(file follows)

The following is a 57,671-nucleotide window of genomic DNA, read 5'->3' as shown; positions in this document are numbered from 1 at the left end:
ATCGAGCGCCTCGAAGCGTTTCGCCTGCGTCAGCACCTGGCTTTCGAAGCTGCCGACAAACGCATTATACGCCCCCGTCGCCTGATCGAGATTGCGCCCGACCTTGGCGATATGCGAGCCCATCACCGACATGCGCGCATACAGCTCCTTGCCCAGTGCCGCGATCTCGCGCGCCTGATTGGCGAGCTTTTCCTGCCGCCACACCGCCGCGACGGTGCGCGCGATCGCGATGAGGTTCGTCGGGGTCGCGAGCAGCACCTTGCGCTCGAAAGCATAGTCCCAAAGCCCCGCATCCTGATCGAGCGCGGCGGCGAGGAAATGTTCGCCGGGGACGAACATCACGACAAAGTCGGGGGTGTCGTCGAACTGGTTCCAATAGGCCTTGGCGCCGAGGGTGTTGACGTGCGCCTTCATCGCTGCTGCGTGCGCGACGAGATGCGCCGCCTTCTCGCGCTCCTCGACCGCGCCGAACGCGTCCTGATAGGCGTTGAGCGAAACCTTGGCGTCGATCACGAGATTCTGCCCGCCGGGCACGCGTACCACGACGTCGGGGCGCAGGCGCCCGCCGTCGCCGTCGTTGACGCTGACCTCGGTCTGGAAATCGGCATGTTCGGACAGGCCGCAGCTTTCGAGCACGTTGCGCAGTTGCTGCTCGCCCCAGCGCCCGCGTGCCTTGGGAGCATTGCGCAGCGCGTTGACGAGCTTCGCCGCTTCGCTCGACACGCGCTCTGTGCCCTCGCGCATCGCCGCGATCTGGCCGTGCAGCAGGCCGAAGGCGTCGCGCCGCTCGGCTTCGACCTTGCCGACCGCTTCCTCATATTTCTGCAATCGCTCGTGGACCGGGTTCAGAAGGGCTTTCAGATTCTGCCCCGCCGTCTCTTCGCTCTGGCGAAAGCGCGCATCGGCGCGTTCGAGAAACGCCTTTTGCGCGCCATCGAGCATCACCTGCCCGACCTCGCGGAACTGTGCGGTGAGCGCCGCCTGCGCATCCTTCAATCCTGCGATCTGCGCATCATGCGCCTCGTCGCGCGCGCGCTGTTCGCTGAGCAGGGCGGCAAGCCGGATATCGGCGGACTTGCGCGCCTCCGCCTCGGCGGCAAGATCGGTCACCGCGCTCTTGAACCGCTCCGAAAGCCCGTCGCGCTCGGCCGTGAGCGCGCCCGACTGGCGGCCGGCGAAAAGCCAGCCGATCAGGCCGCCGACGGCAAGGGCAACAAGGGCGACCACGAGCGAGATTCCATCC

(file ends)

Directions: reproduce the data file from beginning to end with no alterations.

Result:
The following is a 57,671-nucleotide window of genomic DNA, read 5'->3' as shown; positions in this document are numbered from 1 at the left end:
ATCGAGCGCCTCGAAGCGTTTCGCCTGCGTCAGCACCTGGCTTTCGAAGCTGCCGACAAACGCATTATACGCCCCCGTCGCCTGATCGAGATTGCGCCCGACCTTGGCGATATGCGAGCCCATCACCGACATGCGCGCATACAGCTCCTTGCCCAGTGCCGCGATCTCGCGCGCCTGATTGGCGAGCTTTTCCTGCCGCCACACCGCCGCGACGGTGCGCGCGATCGCGATGAGGTTCGTCGGGGTCGCGAGCAGCACCTTGCGCTCGAAAGCATAGTCCCAAAGCCCCGCATCCTGATCGAGCGCGGCGGCGAGGAAATGTTCGCCGGGGACGAACATCACGACAAAGTCGGGGGTGTCGTCGAACTGGTTCCAATAGGCCTTGGCGCCGAGGGTGTTGACGTGCGCCTTCATCGCTGCTGCGTGCGCGACGAGATGCGCCGCCTTCTCGCGCTCCTCGACCGCGCCGAACGCGTCCTGATAGGCGTTGAGCGAAACCTTGGCGTCGATCACGAGATTCTGCCCGCCGGGCACGCGTACCACGACGTCGGGGCGCAGGCGCCCGCCGTCGCCGTCGTTGACGCTGACCTCGGTCTGGAAATCGGCATGTTCGGACAGGCCGCAGCTTTCGAGCACGTTGCGCAGTTGCTGCTCGCCCCAGCGCCCGCGTGCCTTGGGAGCATTGCGCAGCGCGTTGACGAGCTTCGCCGCTTCGCTCGACACGCGCTCTGTGCCCTCGCGCATCGCCGCGATCTGGCCGTGCAGCAGGCCGAAGGCGTCGCGCCGCTCGGCTTCGACCTTGCCGACCGCTTCCTCATATTTCTGCAATCGCTCGTGGACCGGGTTCAGAAGGGCTTTCAGATTCTGCCCCGCCGTCTCTTCGCTCTGGCGAAAGCGCGCATCGGCGCGTTCGAGAAACGCCTTTTGCGCGCCATCGAGCATCACCTGCCCGACCTCGCGGAACTGTGCGGTGAGCGCCGCCTGCGCATCCTTCAATCCTGCGATCTGCGCATCATGCGCCTCGTCGCGCGCGCGCTGTTCGCTGAGCAGGGCGGCAAGCCGGATATCGGCGGACTTGCGCGCCTCCGCCTCGGCGGCAAGATCGGTCACCGCGCTCTTGAACCGCTCCGAAAGCCCGTCGCGCTCGGCCGTGAGCGCGCCCGACTGGCGGCCGGCGAAAAGCCAGCCGATCAGGCCGCCGACGGCAAGGGCAACAAGGGCGACCACGAGCGAGATTCCATCC